Friday Roundup: Following (and Sometimes Ignoring) DNA Evidence


Clark County, Washington, prosecutors are pursuing charges against two men whose rape convictions were vacated last week by a judge

. The prosecutors say that vacating a sentence isn’t the same as being acquitted by a jury.  Last week, the Superior Court Judge reversed the convictions of Alan G. Northrop and Larry W. Davis on the basis of new DNA testing unavailable at the time of the crime.  The testing was requested by the Innocence Project Northwest.  Their convictions were based on the victim’s eyewitness identification.  A new trial is set for July 19.

An Ohio judge ruled that

a section of state law where former inmates can be found “wrongfully incarcerated” as a result of legal procedural errors is unconstitutional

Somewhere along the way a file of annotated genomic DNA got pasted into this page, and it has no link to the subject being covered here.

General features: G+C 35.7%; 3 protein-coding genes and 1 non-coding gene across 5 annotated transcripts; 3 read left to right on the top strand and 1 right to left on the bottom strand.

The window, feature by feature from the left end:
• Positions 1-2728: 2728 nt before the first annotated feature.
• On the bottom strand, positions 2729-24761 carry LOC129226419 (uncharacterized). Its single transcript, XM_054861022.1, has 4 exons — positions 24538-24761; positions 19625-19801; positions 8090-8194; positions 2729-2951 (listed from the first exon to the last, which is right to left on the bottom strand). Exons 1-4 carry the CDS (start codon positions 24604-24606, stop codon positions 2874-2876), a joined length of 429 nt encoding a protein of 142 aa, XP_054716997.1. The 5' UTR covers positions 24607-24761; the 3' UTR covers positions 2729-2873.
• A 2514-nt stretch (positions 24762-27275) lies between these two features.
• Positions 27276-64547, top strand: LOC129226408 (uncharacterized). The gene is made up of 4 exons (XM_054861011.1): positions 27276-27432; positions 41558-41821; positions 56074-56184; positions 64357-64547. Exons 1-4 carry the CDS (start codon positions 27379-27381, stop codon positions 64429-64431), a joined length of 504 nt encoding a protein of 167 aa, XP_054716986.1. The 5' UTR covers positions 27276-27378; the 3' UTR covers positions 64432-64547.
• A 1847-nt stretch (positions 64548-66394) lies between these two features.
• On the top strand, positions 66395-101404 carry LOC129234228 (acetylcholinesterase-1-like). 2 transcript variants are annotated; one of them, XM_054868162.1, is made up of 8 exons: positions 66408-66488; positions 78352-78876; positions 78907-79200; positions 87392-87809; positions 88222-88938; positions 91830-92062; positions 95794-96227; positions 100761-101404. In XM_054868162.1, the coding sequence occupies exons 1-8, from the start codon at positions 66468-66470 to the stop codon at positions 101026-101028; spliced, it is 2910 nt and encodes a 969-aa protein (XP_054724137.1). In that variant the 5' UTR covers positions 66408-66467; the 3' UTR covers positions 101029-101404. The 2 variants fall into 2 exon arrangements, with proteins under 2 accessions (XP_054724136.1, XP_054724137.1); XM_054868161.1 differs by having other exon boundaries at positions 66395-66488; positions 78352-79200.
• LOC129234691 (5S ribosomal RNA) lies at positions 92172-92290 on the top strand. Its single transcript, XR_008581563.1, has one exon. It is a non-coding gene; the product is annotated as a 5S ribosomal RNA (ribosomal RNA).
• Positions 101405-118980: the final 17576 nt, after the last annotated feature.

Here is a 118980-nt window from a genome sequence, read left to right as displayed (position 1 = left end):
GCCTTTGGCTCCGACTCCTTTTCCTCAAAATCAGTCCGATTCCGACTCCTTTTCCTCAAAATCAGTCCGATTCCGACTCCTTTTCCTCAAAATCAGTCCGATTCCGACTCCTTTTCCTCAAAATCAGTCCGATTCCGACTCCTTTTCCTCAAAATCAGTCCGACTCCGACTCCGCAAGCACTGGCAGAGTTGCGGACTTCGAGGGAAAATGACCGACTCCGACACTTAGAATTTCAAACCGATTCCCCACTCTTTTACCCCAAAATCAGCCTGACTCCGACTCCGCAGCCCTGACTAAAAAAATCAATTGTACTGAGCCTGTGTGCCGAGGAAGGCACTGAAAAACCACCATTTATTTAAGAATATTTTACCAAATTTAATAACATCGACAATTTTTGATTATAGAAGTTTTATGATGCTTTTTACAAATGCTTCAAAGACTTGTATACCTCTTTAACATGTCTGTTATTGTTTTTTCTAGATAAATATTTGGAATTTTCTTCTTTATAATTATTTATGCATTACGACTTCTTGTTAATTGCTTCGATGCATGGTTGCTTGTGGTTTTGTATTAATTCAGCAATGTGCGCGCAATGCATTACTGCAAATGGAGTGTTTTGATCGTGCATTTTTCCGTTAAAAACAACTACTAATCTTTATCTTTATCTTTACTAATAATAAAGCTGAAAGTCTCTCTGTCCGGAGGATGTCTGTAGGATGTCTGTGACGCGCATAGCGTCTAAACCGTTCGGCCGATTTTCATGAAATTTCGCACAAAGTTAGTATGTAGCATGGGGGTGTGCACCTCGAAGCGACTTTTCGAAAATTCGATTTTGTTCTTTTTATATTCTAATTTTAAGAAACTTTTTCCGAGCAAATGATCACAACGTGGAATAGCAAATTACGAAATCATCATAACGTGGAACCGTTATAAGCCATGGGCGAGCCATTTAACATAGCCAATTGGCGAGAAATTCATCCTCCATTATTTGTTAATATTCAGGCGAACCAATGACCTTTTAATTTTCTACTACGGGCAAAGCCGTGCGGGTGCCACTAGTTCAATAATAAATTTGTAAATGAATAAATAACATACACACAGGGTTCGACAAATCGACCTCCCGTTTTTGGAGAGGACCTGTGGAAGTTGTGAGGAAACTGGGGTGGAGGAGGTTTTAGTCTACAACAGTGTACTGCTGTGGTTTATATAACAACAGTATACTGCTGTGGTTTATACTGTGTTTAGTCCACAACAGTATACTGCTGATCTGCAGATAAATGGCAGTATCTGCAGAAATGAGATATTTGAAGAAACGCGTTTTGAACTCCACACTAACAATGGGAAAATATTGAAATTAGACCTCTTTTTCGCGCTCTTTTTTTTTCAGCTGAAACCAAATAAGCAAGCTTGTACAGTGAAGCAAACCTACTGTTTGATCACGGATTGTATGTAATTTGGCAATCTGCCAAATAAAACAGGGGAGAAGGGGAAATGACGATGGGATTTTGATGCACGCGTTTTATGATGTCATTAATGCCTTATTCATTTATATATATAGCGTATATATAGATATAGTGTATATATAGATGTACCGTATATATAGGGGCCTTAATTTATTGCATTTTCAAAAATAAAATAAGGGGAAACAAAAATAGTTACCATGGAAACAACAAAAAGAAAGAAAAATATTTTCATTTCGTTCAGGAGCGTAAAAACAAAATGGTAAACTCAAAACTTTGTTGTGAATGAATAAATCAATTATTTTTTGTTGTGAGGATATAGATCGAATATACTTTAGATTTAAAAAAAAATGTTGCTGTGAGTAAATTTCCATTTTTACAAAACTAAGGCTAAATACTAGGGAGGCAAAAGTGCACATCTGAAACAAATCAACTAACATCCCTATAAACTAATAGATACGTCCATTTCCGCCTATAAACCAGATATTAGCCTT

.  Director of the Ohio Innocence Project at the University of Cincinnati Mark Godsey said he didn’t think it would affect any of his clients since their cases are all based on claims of actual innocence (rather than procedural errors). Since 2003, North Carolina has had a statute requiring anyone convicted of a felony to submit a DNA sample for a statewide database.

A pending bill would expand that to collecting samples from anyone charged with a felony despite the result of their cases

. The bill is supported by the Attorney General, but is opposed by the ACLU who says it is an invasion of privacy.  They argue it is waste of money to log DNA in labs that are already backlogged. 

Just a few hours after an Oregon suspect provided a DNA sample, he committed suicide

.  The man was suspected of murdering a young woman over 30 years ago and went undetected all that time until the police recently received a tip.  His DNA matched a sample from the victim’s clothing.

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